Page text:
The History of Vehicle Adaptations for Disabled Motorists


Vehicle adaptations East Anglia – the Invacar

Although vehicles have been modified for the disabled for many centuries, some of the more recent adaptations are relatively recent. Here Ransome Mobility takes a look at how vehicle adaptations have developed over the years – and the state-of-the-art examples which we can fit your vehicle with across East Anglia.

The 1940s

The 1940s was when real progress started to be made on vehicle adaptations. Although some cars were modified during the 1930s, it tended to be on a small scale, with modifications made to individual vehicles. It didn’t prove a great success as they were only fitted in cars with manual gearboxes, so disabled drivers only had one hand free for the steering wheel.

It was only after the Second World War that vehicles were adapted in larger numbers. General Motors and Ford in the United States started modifying cars for veterans who had been injured during the conflict. Examples of the adaptations they made included steering wheel knobs, extensions for secondary controls (indicators and emergency brakes) and different pedal configurations.

Two people were especially influential around this time – O.A. Denley, known as “Denny”, who crossed the Swiss Alps on a petrol-powered disability motor trike in 1947 even though he was paralysed from the waist down due to polio. He inspired many others to realise what was possible, even with a disability, and also founded the Invalid Tricycle Association, which later became the Disabled Drivers’ Association.

And fellow Briton Bert Greeves, with the help of his paralysed cousin, adapted a motorcycle into a powered wheelchair, using the engine from a lawnmower. He developed it into a commercially viable vehicle, known as the Invacar, pictured above. This was a three-wheeled vehicle that could be driven completely by hand using a chain, making it more accessible to some disabled drivers.

The 1950s

The 1950s was the decade in which vehicle adaptations became much more common and mass-produced. This was largely down to the influence of another former polio sufferer, Alan Ruprecht, who found the older types of hand controls difficult to use. He founded the Drive-Master corporation in the USA.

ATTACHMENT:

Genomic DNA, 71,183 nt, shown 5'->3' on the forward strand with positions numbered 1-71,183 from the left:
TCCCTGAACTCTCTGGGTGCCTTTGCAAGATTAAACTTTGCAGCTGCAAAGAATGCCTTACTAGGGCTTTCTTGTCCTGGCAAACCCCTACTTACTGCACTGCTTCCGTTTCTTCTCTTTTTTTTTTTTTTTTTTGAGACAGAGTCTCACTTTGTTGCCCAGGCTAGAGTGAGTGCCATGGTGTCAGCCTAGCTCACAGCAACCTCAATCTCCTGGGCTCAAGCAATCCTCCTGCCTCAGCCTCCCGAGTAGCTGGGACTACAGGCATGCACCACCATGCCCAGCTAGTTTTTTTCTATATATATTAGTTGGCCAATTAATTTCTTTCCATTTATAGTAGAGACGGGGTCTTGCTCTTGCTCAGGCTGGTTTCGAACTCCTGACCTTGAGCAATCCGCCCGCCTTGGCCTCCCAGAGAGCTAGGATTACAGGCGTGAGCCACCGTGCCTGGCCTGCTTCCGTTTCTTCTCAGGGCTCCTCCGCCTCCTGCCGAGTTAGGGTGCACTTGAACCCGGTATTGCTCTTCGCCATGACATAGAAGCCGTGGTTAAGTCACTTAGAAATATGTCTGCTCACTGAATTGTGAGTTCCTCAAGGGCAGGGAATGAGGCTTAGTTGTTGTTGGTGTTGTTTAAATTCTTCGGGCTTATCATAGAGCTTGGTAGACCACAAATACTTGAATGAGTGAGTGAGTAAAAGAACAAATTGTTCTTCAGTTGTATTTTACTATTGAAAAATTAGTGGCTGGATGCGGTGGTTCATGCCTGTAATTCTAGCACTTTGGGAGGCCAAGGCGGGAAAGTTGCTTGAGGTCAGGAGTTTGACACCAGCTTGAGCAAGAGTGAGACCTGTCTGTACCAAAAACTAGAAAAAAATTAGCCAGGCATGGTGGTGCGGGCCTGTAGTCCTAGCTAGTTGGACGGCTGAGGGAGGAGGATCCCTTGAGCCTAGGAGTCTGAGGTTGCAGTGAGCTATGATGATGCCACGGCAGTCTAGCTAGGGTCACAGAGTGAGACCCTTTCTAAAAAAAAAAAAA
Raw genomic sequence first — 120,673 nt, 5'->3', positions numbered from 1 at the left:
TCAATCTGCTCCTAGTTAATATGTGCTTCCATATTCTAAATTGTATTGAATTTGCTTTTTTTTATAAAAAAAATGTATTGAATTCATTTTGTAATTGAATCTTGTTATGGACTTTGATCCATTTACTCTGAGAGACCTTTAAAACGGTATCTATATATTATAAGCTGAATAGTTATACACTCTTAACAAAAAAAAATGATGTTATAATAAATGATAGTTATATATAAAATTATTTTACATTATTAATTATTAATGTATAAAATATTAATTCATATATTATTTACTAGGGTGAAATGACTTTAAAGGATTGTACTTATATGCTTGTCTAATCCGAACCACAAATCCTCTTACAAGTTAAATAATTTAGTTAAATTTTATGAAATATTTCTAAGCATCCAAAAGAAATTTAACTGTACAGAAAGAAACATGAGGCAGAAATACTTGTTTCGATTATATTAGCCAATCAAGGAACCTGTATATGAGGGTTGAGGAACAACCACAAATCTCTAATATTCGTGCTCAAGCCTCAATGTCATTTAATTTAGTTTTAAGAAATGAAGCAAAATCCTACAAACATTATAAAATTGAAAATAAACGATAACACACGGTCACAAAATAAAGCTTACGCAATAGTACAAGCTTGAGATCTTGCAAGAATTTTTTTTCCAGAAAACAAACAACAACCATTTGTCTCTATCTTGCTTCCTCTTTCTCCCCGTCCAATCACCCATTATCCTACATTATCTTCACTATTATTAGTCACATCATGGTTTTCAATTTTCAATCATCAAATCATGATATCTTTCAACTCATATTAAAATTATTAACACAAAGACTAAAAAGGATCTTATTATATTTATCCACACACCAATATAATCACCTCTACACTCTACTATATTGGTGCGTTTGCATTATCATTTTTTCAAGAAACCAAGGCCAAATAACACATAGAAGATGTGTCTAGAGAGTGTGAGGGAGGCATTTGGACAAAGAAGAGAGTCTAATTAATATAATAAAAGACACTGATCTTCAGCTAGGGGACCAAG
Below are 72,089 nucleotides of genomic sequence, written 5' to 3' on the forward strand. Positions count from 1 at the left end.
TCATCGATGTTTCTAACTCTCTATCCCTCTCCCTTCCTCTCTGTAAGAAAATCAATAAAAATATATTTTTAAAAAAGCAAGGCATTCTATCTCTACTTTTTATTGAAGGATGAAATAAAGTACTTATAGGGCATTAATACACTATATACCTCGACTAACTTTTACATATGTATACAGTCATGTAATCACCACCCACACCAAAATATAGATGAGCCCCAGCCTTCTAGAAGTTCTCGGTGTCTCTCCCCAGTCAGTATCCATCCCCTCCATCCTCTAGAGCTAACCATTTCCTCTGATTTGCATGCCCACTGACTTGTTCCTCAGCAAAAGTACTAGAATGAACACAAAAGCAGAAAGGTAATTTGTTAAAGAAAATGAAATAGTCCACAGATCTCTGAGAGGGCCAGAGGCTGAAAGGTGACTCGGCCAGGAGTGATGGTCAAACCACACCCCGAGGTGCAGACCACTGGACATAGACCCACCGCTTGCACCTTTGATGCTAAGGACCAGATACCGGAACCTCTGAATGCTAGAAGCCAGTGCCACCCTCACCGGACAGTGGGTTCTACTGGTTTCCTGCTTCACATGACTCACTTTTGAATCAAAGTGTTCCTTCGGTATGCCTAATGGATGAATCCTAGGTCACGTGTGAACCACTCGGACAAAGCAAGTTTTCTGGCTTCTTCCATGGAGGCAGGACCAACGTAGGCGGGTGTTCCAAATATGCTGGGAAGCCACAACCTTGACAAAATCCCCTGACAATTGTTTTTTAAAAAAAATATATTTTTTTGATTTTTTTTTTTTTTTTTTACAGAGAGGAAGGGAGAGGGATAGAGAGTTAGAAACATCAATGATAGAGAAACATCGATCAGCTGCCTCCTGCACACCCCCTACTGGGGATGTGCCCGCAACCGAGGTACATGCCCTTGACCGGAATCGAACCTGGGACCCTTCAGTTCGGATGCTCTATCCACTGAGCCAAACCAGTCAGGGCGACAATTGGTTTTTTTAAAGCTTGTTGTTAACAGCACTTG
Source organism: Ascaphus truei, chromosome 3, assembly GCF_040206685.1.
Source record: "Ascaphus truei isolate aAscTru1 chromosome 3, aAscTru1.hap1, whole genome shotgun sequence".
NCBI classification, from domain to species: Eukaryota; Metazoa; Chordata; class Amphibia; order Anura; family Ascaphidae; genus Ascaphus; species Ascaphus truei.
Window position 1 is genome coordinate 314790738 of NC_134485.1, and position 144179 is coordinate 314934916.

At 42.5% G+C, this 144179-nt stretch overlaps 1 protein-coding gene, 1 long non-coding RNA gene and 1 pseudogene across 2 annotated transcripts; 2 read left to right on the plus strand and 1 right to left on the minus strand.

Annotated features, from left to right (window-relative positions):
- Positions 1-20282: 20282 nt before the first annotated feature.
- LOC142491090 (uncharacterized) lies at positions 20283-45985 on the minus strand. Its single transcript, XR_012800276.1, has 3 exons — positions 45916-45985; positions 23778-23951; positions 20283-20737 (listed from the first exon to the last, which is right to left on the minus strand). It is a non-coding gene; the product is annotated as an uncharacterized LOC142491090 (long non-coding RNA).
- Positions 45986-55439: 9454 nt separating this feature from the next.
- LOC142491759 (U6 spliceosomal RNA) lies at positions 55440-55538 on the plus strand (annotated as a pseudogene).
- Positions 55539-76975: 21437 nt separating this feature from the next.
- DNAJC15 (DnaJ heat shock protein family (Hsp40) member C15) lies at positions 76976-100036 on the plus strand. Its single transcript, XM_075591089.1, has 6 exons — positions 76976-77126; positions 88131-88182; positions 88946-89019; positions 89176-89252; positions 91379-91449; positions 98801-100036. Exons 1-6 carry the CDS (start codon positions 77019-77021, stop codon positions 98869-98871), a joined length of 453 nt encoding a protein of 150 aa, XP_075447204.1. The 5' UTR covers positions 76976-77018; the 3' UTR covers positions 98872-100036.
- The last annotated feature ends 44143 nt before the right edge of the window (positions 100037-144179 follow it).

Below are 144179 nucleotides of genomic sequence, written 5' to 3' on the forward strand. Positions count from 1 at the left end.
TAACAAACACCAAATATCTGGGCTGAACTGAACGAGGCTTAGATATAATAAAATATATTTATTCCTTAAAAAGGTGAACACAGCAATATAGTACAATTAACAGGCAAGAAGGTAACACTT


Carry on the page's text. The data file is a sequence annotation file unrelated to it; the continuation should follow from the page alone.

Ruprecht’s first invention became known as the Drive-Master Push Pull Hand Control System, which could fit in any car. Drive-Master soon began manufacturing other modifications, such as left foot accelerator pedals and pedal extensions.

The 1960s and Beyond

Vehicle adaptation developments continued throughout the 1960s. In this decade American wheelchair user Ralph Braun, who had spinal muscular atrophy, designed a hydraulic tailgate wheelchair lift which allowed him to get into a converted Jeep unaided and to drive to work (the Jeep also had modified hand controls).

In the 1980s, Canadian father Cliff Wolfe took this a stage further after his daughter, Elaine Anne, broke her neck in a swimming pool accident and became paralysed as a result. This lift used a platform which extended from the car and rose to slide her into the driver’s seat.

Developments and improved technology have continued to influence the modifications which are now available.

Vehicle Adaptations in East Anglia from Ransome Mobility 

The progress made over the decades is reflected in the variety of adaptations we can fit. For instance, we can install push pull hand controls in your wheelchair access vehicle. for those who can’t operate pedals in automatic cars, we also offer left foot and twin-flip accelerators.

The influence of Ralph Braun, and Cliff Wolfe, can be seen in the Carony Drive System which we offer – this allows you to drive your WAV direct from a wheelchair. And we can also fit steering wheel balls for those who have limited usage of their hands.

In recent years, we have taken advantage of scientific advances to offer modifications such as infra-red wireless keypad controls.

For a full list of the adaptations we can fit to your vehicle, click here.

Image: WIKIMEDIA COMMONS/BUCH T

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